The Real Wood Coalition editorial coverage in FCNews has officially launched. It includes a collection of educational insights, new and staple hardwood products and a spotlight featuring one of the Coalition’s members.
Following is the first edition of that editorial coverage, which can be seen in full in the Feb. 15/22 print edition of FCNews. A new edition of RWC coverage will also be available in every print issue of FCNews throughout the year.
DID YOU KNOW
Must-have characteristics to look for in a reliable wood flooring supplier
There are scores of hardwood flooring suppliers in the market today, but not all are created equal. In order to ensure a long-term, mutually beneficial partnership, there are certain traits retailers and distributors need to look for in a potential supplier.
“First, retailers need to look for a hardwood supplier that’s easy to do business with,” said Dewevai Buchanan, CEO of Nature Flooring-North America. “Second, a supplier should have a unique selling proposition. Third, a supplier must have product designs that appeal to local homeowners.”
Experts also agree that retailers should look for hardwood suppliers that don’t try to pass off non-wood floors as real wood. “As our fast-paced industry delivers all types of new products or hybrids of products, along comes confusion,” said Derek Brooks, Torlys’ senior vice president sales and business development-North America. “Authentic hardwood remains the gold standard and retailers, builders and/or consumers should look for products that deliver on performance while maintaining ‘real wood’ values. Companies delivering high performance hardwood while keeping both the indoor and outdoor environment in mind will present the best value. Warranties are also a sign of the real deal.”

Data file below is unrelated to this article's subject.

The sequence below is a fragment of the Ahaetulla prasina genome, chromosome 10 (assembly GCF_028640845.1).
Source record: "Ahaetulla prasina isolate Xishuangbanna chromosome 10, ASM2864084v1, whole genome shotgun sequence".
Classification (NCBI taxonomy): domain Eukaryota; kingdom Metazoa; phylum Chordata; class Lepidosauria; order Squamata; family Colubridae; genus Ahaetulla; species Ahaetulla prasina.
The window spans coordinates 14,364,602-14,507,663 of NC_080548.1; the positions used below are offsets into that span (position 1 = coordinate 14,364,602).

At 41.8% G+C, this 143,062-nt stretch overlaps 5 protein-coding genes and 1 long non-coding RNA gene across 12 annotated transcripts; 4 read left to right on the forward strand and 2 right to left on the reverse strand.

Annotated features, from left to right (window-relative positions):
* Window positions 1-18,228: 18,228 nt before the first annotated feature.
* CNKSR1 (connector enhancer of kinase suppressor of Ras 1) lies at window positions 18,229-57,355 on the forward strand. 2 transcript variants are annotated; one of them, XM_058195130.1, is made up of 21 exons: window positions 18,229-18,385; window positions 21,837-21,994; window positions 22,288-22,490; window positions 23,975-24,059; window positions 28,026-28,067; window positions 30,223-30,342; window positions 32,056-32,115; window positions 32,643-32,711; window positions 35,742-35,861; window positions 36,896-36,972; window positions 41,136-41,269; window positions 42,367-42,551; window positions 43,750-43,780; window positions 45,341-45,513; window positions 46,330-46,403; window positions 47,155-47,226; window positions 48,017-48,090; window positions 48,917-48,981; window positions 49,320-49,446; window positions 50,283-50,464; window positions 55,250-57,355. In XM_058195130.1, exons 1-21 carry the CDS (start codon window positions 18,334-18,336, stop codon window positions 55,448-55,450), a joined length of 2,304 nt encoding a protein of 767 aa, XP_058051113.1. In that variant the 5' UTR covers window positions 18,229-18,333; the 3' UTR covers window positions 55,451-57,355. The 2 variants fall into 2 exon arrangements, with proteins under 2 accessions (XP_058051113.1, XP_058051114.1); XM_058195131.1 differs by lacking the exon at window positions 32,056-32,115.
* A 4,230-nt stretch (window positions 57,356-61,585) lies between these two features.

More importantly, a good supplier should provide a high level of service commensurate with product quality. “Distributors really need to take a good look at what is selling and have that amount on supply to provide to their customers,” said Wade Bondrowski, director of U.S. sales, Mercier Wood Flooring. “That requires partnering with the right supplier.”
This is critical, given the complexities involved in sourcing and handling natural materials such as wood. “There’s a lot of forecasting that has to be done to make sure you get it right on the supply side, and we try to get our partners to get in line with that,” Bondrowski explained. “With popular species like white oak and red oak, you’re looking at several weeks turnaround time. If the supply isn’t correct at that time, you’re looking at delays. A retailer or distributor needs a supplier that can effectively manage that process.”
Playing up hardwood’s strengths
Hardwood flooring remains arguably the most aspirational flooring product in the minds of consumers given the category’s well-known attributes, features and benefits. But that doesn’t necessarily mean the product sells itself. RSAs need to be prepared to put hardwood front and center while addressing any objections in order to be successful.